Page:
Notes on the cars in the Americas

Browse pages
Current page

1

Current page

2

Current page

3

Current page

4

Current page

5

Current page

6

Current page

7

Current page

8

Current page

9

Current page

10

Current page

11

Current page

12

Current page

13

Current page

14

Current page

15

Current page

16

Current page

17

Current page

18

Current page

19

Current page

20

Current page

21

Current page

22

Current page

23

Current page

24

Current page

25

Current page

26

Current page

27

Current page

28

Current page

29

Current page

30

Current page

31

Current page

32

Current page

33

Current page

34

Current page

35

Current page

36

Current page

37

Current page

38

Current page

39

Current page

40

Current page

41

Current page

42

Current page

43

Current page

44

Current page

45

Current page

46

Current page

47

Current page

48

Current page

49

Current page

50

Current page

51

Current page

52

Current page

53

Current page

54

Current page

55

Current page

56

Current page

57

Current page

58

Current page

59

Current page

60

Current page

61

Current page

62

Current page

63

Current page

64

Current page

65

Current page

66

Current page

67

Current page

68

Current page

69

Current page

70

Current page

71

Current page

72

Current page

73

Current page

74

Current page

75

Current page

76

Current page

77

Current page

78

Current page

79

Current page

80

Current page

81

Current page

82

Current page

83

Current page

84

Current page

85

Current page

86

Current page

87

Current page

88

Current page

89

Current page

90

Current page

91

Current page

92

Current page

93

Current page

94

Current page

95

Current page

96

Current page

97

Current page

98

Current page

99

Current page

100

Current page

101

Current page

102

Current page

103

Current page

104

Current page

105

Current page

106

Current page

107

Current page

108

Current page

109

Current page

110

Current page

111

Current page

112

Current page

113

Current page

114

Current page

115

Current page

116

Current page

117

Current page

118

Current page

119

Current page

120

Current page

121

Current page

122

Current page

123

Current page

124

Current page

125

Current page

126

Current page

127

Current page

128

Current page

129

Current page

130

Current page

131

Current page

132

Current page

133

Current page

134

Current page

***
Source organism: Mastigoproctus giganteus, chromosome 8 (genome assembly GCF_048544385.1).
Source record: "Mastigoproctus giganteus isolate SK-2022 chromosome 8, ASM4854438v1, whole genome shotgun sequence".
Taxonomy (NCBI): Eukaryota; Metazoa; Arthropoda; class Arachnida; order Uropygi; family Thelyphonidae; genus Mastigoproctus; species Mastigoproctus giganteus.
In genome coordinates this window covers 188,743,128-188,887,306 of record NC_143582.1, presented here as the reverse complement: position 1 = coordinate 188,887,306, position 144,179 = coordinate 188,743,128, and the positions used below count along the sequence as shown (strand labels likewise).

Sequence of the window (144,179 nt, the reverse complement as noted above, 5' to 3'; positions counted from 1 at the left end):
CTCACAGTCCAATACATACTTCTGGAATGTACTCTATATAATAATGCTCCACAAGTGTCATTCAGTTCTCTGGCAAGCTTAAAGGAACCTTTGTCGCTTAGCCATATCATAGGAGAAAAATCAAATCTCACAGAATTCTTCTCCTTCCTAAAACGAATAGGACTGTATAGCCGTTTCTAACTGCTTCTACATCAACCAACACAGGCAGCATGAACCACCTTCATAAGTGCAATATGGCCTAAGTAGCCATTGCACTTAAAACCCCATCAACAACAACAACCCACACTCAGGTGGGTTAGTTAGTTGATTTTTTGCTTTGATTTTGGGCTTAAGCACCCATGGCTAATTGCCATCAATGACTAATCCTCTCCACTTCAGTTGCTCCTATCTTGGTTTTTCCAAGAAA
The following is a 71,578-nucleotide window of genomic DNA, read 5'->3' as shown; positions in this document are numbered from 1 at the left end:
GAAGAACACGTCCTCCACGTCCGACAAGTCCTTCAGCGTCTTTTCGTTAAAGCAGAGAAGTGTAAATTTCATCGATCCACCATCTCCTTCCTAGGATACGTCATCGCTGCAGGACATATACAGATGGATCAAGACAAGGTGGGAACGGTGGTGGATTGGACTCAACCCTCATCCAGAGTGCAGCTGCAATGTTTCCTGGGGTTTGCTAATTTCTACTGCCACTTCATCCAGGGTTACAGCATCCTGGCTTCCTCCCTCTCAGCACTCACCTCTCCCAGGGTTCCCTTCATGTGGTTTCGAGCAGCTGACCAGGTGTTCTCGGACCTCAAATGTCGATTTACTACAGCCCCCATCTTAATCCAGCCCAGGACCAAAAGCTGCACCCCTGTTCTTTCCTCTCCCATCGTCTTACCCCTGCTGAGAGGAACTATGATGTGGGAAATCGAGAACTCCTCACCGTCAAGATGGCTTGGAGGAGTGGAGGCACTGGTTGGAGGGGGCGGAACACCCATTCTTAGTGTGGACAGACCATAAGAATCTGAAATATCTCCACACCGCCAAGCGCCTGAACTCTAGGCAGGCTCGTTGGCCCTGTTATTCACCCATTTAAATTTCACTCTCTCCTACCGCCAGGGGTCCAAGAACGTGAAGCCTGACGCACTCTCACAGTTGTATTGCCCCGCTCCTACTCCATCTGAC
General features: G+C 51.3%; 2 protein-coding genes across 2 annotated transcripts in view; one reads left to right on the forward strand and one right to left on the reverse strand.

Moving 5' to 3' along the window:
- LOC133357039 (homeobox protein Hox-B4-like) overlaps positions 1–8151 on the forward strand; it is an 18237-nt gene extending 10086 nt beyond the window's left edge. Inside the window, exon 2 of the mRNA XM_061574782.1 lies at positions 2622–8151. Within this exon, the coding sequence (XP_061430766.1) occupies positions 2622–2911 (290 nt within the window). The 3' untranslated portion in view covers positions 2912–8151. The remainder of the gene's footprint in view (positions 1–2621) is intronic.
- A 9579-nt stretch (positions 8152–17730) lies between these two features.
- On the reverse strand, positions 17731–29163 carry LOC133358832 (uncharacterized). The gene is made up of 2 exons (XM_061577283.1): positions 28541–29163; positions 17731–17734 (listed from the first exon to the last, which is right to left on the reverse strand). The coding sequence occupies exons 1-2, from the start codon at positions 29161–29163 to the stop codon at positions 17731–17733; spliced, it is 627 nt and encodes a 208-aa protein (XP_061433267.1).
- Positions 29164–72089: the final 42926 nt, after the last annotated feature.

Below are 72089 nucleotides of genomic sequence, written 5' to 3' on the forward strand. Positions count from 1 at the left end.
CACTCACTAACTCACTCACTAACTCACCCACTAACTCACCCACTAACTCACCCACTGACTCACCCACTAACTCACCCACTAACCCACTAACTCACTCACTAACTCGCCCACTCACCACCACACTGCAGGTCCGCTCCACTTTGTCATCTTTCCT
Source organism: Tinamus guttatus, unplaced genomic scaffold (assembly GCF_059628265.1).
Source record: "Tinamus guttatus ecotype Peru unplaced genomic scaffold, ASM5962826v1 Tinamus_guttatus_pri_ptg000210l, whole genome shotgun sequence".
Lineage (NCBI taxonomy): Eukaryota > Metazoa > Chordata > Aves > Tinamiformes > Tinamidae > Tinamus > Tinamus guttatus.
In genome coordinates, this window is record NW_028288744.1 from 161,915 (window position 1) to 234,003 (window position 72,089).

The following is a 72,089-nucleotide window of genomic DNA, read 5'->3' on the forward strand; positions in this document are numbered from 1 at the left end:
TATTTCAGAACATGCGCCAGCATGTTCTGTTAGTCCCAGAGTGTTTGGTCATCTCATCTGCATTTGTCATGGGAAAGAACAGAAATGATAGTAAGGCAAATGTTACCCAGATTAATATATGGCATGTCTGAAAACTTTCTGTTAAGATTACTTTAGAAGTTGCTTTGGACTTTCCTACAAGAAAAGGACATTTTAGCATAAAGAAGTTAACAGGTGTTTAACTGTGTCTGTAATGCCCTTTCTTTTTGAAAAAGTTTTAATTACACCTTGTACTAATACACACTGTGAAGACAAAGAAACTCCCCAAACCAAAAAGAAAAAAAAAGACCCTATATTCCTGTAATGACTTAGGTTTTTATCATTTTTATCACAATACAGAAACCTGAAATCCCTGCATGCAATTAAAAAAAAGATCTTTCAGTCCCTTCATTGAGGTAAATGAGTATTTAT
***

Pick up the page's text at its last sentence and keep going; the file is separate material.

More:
135

Current page

136

Current page

137

Current page

138

Current page

139

Current page

140

Current page

141

Current page

142

Current page

143

Current page

144

Current page

145

Current page

146

Current page

147

Current page

148

Current page

149

Current page

150

Current page

151

Current page

152

Current page

153

Current page

154

Current page

155

Current page

156

WHEN the teams packed up their cars and boxes of spares, tools, and equipment to go to the Brazilian Grand Prix in mid-March, they had to prepare to be away for at least three weeks, and nearly four in some cases, for all the cars and equipment were flown direct from Brazil to California. This meant that generally speaking the mechanical scene in Rio de Janeiro was the same as that in Long Beach and the only team who had to conjure up another car was the Williams team. In Brazil Rosberg had finished a fighting second in FW07C/17 but in doing so he had been over kerbs and on the rough and the underside of the monocoque was damaged. Immediately after the race he flew to Europe to test the new FW08 car at Dijon and FW07C/14 was also there being used to test components. After the testing FW07C/14 was stripped down and the monocoque sent to Long Beach by air for it to be built up as the spare car for the team in California. While that was happening another part of the team took FW07C/16 (Reutemann’s car) to Willow Springs circuit north of Los Angeles for Andretti to practise with prior to the official Long Beach practice. Meanwhile, back in England Jonathan Palmer was testing the new FW08 at Silverstone and put in a lap at 151 m.p.h. There is no resting in the Williams team and Rosberg explained how he had driven more test miles in the short time he has been with the Williams team than in all his previous years totalled up with other teams. “I’m not complaining,” he said, “it’s marvellous to virtually live in a Formula One car, but it is hard work”.